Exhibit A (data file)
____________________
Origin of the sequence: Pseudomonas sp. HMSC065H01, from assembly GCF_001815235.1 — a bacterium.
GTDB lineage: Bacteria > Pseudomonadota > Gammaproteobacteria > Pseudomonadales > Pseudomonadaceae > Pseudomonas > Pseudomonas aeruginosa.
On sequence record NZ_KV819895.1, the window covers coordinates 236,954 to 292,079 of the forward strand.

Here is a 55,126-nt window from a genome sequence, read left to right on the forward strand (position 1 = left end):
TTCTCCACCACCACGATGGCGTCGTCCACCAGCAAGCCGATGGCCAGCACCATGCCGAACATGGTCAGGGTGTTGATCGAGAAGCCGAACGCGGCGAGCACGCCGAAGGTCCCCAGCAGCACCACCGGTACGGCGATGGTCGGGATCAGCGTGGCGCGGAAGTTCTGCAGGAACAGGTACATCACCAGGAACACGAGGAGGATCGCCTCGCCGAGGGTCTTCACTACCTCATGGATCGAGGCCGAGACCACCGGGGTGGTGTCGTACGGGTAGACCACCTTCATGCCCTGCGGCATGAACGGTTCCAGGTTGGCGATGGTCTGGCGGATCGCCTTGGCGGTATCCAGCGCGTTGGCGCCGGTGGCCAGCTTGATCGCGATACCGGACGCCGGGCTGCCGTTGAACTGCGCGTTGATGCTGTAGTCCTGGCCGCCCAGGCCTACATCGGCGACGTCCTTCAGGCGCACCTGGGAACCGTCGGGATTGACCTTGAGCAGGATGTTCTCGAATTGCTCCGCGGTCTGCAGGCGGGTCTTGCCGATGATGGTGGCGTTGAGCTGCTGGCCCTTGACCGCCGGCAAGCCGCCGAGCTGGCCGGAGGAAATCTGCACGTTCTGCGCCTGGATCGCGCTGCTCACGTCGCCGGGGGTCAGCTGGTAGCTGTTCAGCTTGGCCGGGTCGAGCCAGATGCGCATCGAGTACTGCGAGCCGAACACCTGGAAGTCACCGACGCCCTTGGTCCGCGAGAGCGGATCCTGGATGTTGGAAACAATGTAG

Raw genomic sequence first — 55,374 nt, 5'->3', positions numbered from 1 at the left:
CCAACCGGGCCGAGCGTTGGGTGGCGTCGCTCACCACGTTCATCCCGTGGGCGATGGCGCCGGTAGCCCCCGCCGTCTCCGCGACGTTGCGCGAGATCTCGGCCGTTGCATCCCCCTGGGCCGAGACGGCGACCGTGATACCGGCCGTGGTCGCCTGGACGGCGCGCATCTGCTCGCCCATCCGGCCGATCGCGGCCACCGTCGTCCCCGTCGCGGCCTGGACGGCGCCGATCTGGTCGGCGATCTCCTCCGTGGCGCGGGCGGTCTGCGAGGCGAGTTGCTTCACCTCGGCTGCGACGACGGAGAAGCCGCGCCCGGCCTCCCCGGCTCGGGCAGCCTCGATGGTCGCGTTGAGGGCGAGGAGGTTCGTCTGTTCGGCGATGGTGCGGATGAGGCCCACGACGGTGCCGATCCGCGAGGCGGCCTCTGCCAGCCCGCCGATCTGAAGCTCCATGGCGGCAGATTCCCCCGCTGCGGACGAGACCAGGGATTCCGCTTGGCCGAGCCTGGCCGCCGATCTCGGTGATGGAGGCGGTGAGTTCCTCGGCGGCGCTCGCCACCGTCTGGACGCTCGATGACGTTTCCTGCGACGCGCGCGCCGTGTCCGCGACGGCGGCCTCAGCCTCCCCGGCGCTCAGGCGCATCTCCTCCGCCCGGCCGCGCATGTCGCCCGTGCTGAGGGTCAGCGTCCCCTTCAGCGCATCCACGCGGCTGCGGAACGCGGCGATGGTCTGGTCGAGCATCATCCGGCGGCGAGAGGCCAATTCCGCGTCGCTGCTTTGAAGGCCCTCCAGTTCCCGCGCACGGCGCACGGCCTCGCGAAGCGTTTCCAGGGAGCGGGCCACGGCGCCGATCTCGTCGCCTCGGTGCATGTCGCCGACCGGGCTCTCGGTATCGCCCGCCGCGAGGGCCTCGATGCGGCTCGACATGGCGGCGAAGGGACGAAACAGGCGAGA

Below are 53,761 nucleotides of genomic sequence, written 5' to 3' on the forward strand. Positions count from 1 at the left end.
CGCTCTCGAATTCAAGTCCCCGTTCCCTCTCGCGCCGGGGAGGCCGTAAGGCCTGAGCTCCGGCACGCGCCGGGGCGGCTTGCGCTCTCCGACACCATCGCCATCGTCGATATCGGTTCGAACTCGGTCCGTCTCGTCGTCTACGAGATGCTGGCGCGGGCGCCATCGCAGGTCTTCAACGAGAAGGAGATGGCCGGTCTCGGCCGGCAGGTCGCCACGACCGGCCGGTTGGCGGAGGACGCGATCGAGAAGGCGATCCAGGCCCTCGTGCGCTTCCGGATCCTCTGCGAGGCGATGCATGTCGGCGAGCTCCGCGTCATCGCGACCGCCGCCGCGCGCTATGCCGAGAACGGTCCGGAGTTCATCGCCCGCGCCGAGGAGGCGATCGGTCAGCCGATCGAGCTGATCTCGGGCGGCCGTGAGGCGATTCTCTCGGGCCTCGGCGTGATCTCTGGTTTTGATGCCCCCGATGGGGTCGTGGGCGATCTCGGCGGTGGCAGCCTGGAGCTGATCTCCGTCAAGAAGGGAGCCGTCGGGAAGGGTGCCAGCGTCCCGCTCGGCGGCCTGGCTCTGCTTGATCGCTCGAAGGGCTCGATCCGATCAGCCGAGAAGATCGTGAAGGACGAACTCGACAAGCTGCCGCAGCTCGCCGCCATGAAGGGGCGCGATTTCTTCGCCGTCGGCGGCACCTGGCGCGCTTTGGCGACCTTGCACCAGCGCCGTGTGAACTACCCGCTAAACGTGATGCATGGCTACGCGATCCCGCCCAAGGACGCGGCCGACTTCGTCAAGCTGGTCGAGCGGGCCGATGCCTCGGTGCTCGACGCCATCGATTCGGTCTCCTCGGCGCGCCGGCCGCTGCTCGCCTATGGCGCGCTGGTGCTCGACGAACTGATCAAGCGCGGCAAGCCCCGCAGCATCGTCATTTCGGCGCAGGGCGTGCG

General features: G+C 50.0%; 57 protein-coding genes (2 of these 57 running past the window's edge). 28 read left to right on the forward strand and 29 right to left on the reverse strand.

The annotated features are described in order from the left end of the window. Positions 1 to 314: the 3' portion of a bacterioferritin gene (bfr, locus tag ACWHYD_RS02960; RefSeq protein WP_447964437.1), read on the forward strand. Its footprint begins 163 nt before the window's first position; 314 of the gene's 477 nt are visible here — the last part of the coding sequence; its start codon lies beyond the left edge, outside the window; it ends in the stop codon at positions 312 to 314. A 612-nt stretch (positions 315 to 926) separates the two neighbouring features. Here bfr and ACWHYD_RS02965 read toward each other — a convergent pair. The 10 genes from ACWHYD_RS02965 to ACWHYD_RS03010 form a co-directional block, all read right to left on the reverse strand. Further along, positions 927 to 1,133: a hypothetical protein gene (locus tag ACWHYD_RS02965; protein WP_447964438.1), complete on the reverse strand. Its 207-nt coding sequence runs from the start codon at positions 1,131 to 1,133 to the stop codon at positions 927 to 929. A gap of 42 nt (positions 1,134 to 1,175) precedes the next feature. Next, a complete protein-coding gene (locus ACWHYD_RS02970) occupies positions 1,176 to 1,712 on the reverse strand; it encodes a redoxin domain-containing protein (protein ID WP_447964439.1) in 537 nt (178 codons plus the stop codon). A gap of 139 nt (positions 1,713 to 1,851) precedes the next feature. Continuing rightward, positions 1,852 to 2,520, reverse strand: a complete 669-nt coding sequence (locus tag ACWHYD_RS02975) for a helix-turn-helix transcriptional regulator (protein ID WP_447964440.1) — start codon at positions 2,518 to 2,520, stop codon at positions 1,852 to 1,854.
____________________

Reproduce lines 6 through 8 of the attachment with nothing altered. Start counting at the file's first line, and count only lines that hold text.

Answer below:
Raw genomic sequence first — 55,374 nt, 5'->3', positions numbered from 1 at the left:
CCAACCGGGCCGAGCGTTGGGTGGCGTCGCTCACCACGTTCATCCCGTGGGCGATGGCGCCGGTAGCCCCCGCCGTCTCCGCGACGTTGCGCGAGATCTCGGCCGTTGCATCCCCCTGGGCCGAGACGGCGACCGTGATACCGGCCGTGGTCGCCTGGACGGCGCGCATCTGCTCGCCCATCCGGCCGATCGCGGCCACCGTCGTCCCCGTCGCGGCCTGGACGGCGCCGATCTGGTCGGCGATCTCCTCCGTGGCGCGGGCGGTCTGCGAGGCGAGTTGCTTCACCTCGGCTGCGACGACGGAGAAGCCGCGCCCGGCCTCCCCGGCTCGGGCAGCCTCGATGGTCGCGTTGAGGGCGAGGAGGTTCGTCTGTTCGGCGATGGTGCGGATGAGGCCCACGACGGTGCCGATCCGCGAGGCGGCCTCTGCCAGCCCGCCGATCTGAAGCTCCATGGCGGCAGATTCCCCCGCTGCGGACGAGACCAGGGATTCCGCTTGGCCGAGCCTGGCCGCCGATCTCGGTGATGGAGGCGGTGAGTTCCTCGGCGGCGCTCGCCACCGTCTGGACGCTCGATGACGTTTCCTGCGACGCGCGCGCCGTGTCCGCGACGGCGGCCTCAGCCTCCCCGGCGCTCAGGCGCATCTCCTCCGCCCGGCCGCGCATGTCGCCCGTGCTGAGGGTCAGCGTCCCCTTCAGCGCATCCACGCGGCTGCGGAACGCGGCGATGGTCTGGTCGAGCATCATCCGGCGGCGAGAGGCCAATTCCGCGTCGCTGCTTTGAAGGCCCTCCAGTTCCCGCGCACGGCGCACGGCCTCGCGAAGCGTTTCCAGGGAGCGGGCCACGGCGCCGATCTCGTCGCCTCGGTGCATGTCGCCGACCGGGCTCTCGGTATCGCCCGCCGCGAGGGCCTCGATGCGGCTCGACATGGCGGCGAAGGGACGAAACAGGCGAGA

Below are 53,761 nucleotides of genomic sequence, written 5' to 3' on the forward strand. Positions count from 1 at the left end.